The Central African Region lags behind other parts of Africa in progress towards meeting the neglected tropical diseases (NTD) control and elimination targets.15 The 4-year project ‘Lutte contre les maladies tropicales négligées’ aims to sustainably strengthen capacity in the Communauté Economique et Monétaire de l'Afrique Centrale (CEMAC) region, including Cameroon, Chad, Central African Republic, Republic of Congo, Gabon and Equatorial Guinea. The project is implemented by the Organisation de Coordination pour la lutte contre les Endémies en Afrique Centrale (OCEAC) based in Yaoundé, Cameroon, with funding from the German Federal Ministry for Economic Cooperation and Development through the KfW Development Bank. The objectives are: (1) to support interventions to control or eliminate NTDs; and (2) to build local NTD research capacity through 19 PhD student fellowships. Supported intervention projects are aligned with national strategic plans. When completed, research projects are expected to support innovation and local or regional NTD control. Other features include: (1) priorities were defined by national strategic plans; (2) all NTDs, standard interventions and research disciplines were eligible; (3) proposals were entirely based on local priorities and could be submitted by national programmes, non-governmental organisations or consortia; (4) projects could focus on a specific target group, subnational region (including cross-boundary regions) or one or several countries; and (5) collaboration and exchange between researchers and control programme managers were encouraged. The aim is to train scientists who understand the NTD control needs of their home country. Students were enrolled at universities in their home country and benefited from cosupervision from partner universities. Research findings should enhance local NTD control and researchers who are embedded in the regional public health community.

These case studies provide examples of embedding PhD training into research efforts, where the scientific agenda is locally defined, bringing together academic institutions from different countries, and networking with the health system, non-governmental organisations and other stakeholders. Such environments may enhance scientific skills together with local and tacit knowledge. Structures and strategies are needed to manage conflicts and address challenges in such collaborations. Some funders, who would hesitate to embark on isolated long-term capacity development commitments, could be prepared to engage if the capacity development was embedded into the research performed by partnerships of universities, non-governmental organisations and the health system.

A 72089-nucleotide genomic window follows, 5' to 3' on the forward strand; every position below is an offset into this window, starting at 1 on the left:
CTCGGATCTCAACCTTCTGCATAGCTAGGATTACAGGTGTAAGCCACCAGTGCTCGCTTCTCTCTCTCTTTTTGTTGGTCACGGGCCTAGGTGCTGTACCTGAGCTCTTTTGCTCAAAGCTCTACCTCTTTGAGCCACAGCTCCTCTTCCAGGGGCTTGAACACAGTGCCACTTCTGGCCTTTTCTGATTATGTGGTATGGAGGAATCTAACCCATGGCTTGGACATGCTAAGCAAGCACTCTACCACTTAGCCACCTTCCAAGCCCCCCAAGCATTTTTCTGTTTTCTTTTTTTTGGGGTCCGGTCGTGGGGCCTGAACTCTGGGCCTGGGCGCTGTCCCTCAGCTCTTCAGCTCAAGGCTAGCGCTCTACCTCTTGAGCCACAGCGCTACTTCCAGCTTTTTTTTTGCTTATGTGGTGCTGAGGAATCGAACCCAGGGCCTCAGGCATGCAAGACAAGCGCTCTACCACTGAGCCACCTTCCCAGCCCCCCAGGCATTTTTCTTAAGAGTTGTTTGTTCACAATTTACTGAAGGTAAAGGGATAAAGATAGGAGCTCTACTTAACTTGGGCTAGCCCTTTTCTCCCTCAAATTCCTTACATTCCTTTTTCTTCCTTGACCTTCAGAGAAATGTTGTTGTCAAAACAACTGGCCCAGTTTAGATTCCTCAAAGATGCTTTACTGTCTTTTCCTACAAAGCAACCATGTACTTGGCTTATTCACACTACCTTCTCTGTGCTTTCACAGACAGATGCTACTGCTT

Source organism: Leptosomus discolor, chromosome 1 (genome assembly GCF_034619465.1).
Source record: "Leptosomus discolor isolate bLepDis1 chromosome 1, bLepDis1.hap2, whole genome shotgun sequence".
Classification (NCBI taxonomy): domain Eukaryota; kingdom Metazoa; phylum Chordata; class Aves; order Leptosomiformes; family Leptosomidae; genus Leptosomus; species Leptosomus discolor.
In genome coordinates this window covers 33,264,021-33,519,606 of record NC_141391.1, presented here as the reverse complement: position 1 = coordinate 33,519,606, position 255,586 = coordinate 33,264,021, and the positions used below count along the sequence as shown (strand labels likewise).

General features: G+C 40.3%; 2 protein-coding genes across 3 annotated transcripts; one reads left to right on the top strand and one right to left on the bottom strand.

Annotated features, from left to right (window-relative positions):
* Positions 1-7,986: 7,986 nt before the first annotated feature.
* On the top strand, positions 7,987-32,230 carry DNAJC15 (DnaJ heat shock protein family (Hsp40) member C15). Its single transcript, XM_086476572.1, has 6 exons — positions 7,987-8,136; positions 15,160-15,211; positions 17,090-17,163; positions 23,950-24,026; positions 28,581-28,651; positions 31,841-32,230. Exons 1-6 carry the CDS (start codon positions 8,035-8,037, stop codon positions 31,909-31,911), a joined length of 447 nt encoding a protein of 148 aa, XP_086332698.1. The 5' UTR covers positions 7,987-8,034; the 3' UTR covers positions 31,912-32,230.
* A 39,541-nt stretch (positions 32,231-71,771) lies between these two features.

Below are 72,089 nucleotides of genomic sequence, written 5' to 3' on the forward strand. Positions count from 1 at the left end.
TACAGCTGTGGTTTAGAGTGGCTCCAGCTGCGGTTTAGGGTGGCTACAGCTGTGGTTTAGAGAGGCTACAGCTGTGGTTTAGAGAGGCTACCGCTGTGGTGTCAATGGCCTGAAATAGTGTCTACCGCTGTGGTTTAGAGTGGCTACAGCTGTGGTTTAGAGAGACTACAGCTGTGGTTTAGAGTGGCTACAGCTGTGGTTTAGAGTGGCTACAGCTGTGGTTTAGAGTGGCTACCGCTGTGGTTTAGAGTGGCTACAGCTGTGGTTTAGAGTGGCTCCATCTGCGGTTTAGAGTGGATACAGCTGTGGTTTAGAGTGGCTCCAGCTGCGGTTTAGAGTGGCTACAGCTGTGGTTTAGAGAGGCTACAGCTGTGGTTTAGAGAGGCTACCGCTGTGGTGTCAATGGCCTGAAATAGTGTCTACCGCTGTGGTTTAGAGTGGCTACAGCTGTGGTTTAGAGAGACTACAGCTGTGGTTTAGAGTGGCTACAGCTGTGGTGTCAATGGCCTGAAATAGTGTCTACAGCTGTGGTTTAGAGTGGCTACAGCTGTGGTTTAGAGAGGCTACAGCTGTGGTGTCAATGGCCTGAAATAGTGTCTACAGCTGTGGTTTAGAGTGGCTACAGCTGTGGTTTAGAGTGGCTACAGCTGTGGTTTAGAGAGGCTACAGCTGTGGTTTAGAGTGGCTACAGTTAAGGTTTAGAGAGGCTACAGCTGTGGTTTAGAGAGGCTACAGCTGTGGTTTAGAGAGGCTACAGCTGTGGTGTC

Multiple actions are needed to bridge the capacity gap in global health research. Academic institutions and researchers in the Global South and Global North, governments and global health research funders all have obligations to enhance equity in health research capacity.6 Funders have an essential role in promoting and including capacity development as an integrated part of global health research projects. Global North universities need to adjust their promotion policies to enhance equity in global health partnerships.4 Academic institutions in low-income and middle-income countries should prioritise developing local competencies in their health research projects. Governments in the Global South should allocate more resources into research capacity as a vital development investment. We propose that research capacity development be valued as highly as the generation of new scientific knowledge—by the academicians and universities in the Global South and Global North, by global health research funders and by governments.

Acknowledgments

This work was the product of a round-table session planned for Geneva Health Forum in April 2020, postponed to a virtual session to be held early in 2021.

References

Footnotes

  • Handling editor Senjuti Saha

  • Contributors This commentary was conceived in preparatory discussions with all the authors for a session at the Geneva Health Forum 2020. LÅP, AAM, PS and JS drafted the manuscript. All authors reviewed and approved the final version of the manuscript.

  • Funding The first case study was funded by the Bill & Melinda Gates Foundation (INV-009691). The second case study was funded by grants from the German Federal Ministry for Economic Cooperation and Development (BMZ) through the KfW Development Bank.

  • Competing interests PB is a full-time employee of the Bill & Melinda Gates Foundation, one of the funders of a case study discussed in the paper. PS reports grants from KfW, outside the submitted work.

  • Patient consent for publication Not required.

  • Provenance and peer review Not commissioned; externally peer reviewed.

  • Data availability statement There are no data in this work.